Karen Lodes is a bartender with a bartender's powers of observation. She likes working at the Pennant in South Mission Beach because it's "ultra-casual."
"You can wear swimsuits, flip-flops, shorts and T-shirts," she said. "Even in the winter."
Even on Super Bowl Sunday.
The crowd at the Pennant embodies the essence of the California cliche "laid-back." But when it comes to complaining about Super Bowl tickets--about not being able to buy Super Bowl tickets--laid-back just ceases to fit.
Ultra-casual, meet ultra-crazed.
The fans at this bar would mud-wrestle Spuds MacKenzie for a bench seat in the front row of the end zone.
What to Do
So what do you do, you desperate fans? You don't--and won't--have a ticket, unless you're willing to pony up a few months' beer money (say, $750?) and grab one from a scalper, at which point you may become ultra-broke.
You start scrambling for other alternatives.
You must see the game; television is your only hope (and, arguably, the best way to see a football game anyway). You could watch at home, but what fun is that? You are a party animal, right? You want to feel the crowd, taste the touchdowns, hear the screams.
Why not go to a bar with a really BIG screen? Better yet, why not a bar with a big screen and a din of hoopla and hype--something to make you feel you're at the game, even though you're not?
Well, the Pennant, for one. Lodes' bar has one big-screen TV and eight smaller ones. She expects a crowd of Pennant regulars to show up Sunday, including a covey of professional athletes instantly recognizable to any true fan. (Regulars include ex-Padre and ex-Yankee Graig Nettles, now a pinch-hitter for the Atlanta Braves.)
Taverns as diverse as the swank Whaling Bar at the La Valencia Hotel in La Jolla and the Archie Bunker-ish Sports San Diego on Adams Avenue in Normal Heights have Super Bowl extravaganzas primed and ready to roll.
Place to Be Seen
C.J. Rizzo, director of public relations at the La Valencia, describes its Whaling Bar as the "spot in town where people come to be seen." Such occasional visitors include actor Dustin Hoffman (whose mother lives in La Jolla) as well as TV comedian Johnny Carson.
The bar will have the game on TV, with "all kinds of stuff" available to eat and drink for whoever shows up.
"It'll be like when we have the Kentucky Derby on television," Rizzo said. "We always have a ton of people on hand. It's a happenin' place."
The San Diego Marriott Hotel & Marina--official headquarters for the National Football League during its Super Bowl stay--has activities slated during the game, though most of its guests will be watching at the stadium.
Harold Queisser, director of marketing for the hotel, said two big-screen TVs will show the game in the lobby. Two more big ones will be in the pool area, with hot dogs, hamburgers, beer and wine on hand for everyone.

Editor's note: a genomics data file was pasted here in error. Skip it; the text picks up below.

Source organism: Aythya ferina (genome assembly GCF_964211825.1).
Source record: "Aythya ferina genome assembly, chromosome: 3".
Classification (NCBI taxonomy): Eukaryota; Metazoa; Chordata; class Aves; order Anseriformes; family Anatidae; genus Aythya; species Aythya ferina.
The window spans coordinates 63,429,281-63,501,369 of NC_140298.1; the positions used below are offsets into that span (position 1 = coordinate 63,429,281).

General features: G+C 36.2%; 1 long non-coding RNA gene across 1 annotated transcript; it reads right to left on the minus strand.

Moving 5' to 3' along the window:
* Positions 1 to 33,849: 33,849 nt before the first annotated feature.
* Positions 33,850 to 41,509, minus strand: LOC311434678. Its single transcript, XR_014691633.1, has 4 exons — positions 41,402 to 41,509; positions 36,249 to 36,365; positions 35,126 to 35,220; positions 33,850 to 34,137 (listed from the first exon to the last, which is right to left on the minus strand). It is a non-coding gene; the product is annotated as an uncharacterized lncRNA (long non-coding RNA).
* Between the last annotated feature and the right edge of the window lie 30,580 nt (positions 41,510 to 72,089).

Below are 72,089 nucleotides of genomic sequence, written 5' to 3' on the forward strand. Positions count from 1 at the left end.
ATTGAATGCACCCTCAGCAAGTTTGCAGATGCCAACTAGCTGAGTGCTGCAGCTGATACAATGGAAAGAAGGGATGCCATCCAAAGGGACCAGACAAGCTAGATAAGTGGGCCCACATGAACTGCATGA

"We'll have plenty going on even during the game," Queisser said.
The most outlandish spot may be Rocky's Balboa, "The Ultimate Sports Bar" in Pacific Beach. Owner Peter Weinberger expects a crowd of upwards of 500 people, "and we only hold 275," he said with a chuckle.
Rocky's plans drink specials, T-shirt giveaways, surprise messages on the in-house scoreboard ("Cindy R. Loves the Broncos!") and rock music for the "quiet" moments leading up to and after the game.
Weinberger said Rocky's has 15 television sets, including one big screen, all beaming pictures received by a trio of satellite dishes perched on the roof. During a "normal" Sunday of National Football League action, Rocky's shows seven games at once.
Game Is 'The Game'
Weinberger, like a lot of those interviewed, said that the game being played in San Diego has little to do with the falderal being pumped at bars and hotels.
"The Super Bowl is the Super Bowl," he said, "regardless of where it's held. Oh, sure, it's increased interest having the game in San Diego. But it's a big deal every year. We did this kind of stuff last year too."
Gil Ambrose, owner of the country & Western-flavored Longhorn Cafe on Mission Gorge Road, not far from the stadium, expects a gathering of about 275. Two months ago, the Longhorn sold its 1 millionth hamburger. Ambrose hopes Super Bowl XXII works up many a mean appetite craving Longhorn burgers. If the game gets boring, as Super Bowls are wont to do, you can check out the John Wayne room in the rear of the restaurant. It has enough pictures and memorabilia to make it a Duke museum.
The Blarney Stone Pub in Clairemont appears bent on proving that the Irish like football too. Cherie Riley, the bartender, said "a BIG party" is planned, featuring Irish folk music, hot dogs, Irish coffee, corned-beef sandwiches, Irish whiskey and, of course, American football.